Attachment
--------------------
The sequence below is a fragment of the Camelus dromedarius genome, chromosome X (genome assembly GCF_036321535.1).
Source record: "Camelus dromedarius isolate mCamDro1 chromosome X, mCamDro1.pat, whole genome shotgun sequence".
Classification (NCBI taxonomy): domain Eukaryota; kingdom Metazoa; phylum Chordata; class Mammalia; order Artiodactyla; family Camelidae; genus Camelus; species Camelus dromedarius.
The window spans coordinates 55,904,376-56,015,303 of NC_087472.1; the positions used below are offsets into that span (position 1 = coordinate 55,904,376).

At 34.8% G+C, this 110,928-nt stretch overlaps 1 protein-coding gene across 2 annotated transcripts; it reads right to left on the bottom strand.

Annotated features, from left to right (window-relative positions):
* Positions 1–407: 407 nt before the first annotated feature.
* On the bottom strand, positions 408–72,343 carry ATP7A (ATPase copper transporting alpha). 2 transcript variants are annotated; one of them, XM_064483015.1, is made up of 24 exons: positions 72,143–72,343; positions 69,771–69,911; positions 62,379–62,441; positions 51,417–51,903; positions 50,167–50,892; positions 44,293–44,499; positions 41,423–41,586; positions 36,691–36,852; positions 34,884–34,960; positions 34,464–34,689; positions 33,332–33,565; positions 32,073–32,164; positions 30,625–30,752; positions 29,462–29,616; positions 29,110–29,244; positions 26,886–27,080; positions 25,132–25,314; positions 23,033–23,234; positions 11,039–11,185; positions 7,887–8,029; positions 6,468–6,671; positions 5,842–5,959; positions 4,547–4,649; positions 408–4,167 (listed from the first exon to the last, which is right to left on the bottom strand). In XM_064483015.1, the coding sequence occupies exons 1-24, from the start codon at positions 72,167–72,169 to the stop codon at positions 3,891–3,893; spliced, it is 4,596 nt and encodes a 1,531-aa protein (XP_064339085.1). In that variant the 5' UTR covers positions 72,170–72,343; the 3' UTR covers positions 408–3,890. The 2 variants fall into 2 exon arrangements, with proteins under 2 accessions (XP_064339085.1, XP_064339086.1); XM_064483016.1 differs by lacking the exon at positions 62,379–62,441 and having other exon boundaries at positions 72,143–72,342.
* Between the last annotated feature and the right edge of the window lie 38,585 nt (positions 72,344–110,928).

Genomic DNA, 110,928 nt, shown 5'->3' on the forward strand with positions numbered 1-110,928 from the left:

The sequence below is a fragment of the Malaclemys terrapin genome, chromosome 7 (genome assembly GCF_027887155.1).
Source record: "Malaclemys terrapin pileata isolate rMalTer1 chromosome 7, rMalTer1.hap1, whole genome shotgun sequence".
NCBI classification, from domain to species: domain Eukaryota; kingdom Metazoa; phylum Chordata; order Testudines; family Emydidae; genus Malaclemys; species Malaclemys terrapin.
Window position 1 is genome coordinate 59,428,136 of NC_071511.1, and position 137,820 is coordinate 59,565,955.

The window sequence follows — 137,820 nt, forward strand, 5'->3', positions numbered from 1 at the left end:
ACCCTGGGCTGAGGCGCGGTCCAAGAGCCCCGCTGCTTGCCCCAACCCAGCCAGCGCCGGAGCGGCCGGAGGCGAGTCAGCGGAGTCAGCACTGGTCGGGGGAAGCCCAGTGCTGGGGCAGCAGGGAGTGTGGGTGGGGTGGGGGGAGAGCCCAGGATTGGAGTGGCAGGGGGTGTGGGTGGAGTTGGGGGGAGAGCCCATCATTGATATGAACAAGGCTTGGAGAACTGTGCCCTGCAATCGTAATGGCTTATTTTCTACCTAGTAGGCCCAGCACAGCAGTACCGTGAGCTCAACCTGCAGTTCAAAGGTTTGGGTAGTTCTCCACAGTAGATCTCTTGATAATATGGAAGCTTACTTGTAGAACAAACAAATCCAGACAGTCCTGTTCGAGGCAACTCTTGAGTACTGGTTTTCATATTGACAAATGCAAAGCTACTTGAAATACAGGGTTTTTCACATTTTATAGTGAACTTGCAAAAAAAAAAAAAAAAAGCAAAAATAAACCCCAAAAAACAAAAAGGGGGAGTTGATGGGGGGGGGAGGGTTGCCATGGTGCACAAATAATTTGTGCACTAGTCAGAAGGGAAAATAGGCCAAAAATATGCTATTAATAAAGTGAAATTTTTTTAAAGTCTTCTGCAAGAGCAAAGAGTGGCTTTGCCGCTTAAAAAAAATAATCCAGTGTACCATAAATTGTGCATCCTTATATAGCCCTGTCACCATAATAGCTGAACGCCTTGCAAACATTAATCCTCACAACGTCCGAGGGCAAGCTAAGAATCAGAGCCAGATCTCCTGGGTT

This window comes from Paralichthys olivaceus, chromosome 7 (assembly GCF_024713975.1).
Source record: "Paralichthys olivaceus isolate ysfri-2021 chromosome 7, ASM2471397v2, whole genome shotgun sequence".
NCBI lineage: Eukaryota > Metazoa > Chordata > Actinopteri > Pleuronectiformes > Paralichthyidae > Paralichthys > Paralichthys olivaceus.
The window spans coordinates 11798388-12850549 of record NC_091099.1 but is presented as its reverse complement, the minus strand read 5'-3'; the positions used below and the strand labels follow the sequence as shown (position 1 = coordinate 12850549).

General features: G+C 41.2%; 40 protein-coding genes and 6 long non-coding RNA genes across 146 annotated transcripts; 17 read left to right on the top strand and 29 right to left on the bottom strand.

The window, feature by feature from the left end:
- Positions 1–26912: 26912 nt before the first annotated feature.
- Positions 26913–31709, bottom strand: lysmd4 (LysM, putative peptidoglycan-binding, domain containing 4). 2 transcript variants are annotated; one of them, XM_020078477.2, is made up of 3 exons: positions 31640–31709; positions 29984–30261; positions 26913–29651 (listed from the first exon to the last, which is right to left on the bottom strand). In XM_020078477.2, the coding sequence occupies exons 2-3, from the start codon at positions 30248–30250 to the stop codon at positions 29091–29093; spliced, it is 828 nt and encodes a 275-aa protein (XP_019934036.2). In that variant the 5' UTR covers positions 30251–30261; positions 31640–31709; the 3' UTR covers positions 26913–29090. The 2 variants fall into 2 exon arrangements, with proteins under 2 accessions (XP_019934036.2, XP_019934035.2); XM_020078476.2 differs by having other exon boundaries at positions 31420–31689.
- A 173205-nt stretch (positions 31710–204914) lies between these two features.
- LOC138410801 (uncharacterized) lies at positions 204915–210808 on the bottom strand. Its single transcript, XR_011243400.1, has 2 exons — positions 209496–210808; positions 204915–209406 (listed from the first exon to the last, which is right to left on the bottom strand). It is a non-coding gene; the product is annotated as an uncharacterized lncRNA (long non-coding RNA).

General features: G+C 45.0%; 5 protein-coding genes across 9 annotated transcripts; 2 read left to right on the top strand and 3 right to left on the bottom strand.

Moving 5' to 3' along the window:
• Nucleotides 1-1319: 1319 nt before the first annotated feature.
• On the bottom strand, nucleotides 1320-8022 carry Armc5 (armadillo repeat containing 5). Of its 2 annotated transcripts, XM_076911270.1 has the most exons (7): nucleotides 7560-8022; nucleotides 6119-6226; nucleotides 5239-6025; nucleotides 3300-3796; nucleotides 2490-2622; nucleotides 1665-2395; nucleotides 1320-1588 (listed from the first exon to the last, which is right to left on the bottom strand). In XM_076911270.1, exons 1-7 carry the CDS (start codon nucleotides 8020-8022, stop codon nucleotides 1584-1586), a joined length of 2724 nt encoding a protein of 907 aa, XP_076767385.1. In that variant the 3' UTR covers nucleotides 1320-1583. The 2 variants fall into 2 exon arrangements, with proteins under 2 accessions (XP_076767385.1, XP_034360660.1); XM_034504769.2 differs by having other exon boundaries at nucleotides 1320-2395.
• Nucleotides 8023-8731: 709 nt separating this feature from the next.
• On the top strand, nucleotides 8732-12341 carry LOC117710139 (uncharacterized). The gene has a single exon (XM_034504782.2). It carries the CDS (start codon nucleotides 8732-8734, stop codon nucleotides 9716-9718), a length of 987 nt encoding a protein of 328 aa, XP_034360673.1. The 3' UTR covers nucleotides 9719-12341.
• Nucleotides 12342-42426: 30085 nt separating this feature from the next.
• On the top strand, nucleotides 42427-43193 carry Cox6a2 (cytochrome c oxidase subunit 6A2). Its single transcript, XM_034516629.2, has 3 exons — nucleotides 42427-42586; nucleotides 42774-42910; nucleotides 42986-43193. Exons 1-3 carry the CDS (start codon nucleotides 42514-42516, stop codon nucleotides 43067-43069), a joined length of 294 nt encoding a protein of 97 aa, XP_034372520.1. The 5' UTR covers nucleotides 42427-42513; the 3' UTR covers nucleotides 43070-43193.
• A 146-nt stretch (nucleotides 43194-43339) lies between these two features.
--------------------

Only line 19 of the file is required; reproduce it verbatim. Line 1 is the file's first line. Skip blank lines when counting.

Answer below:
NCBI lineage: Eukaryota > Metazoa > Chordata > Actinopteri > Pleuronectiformes > Paralichthyidae > Paralichthys > Paralichthys olivaceus.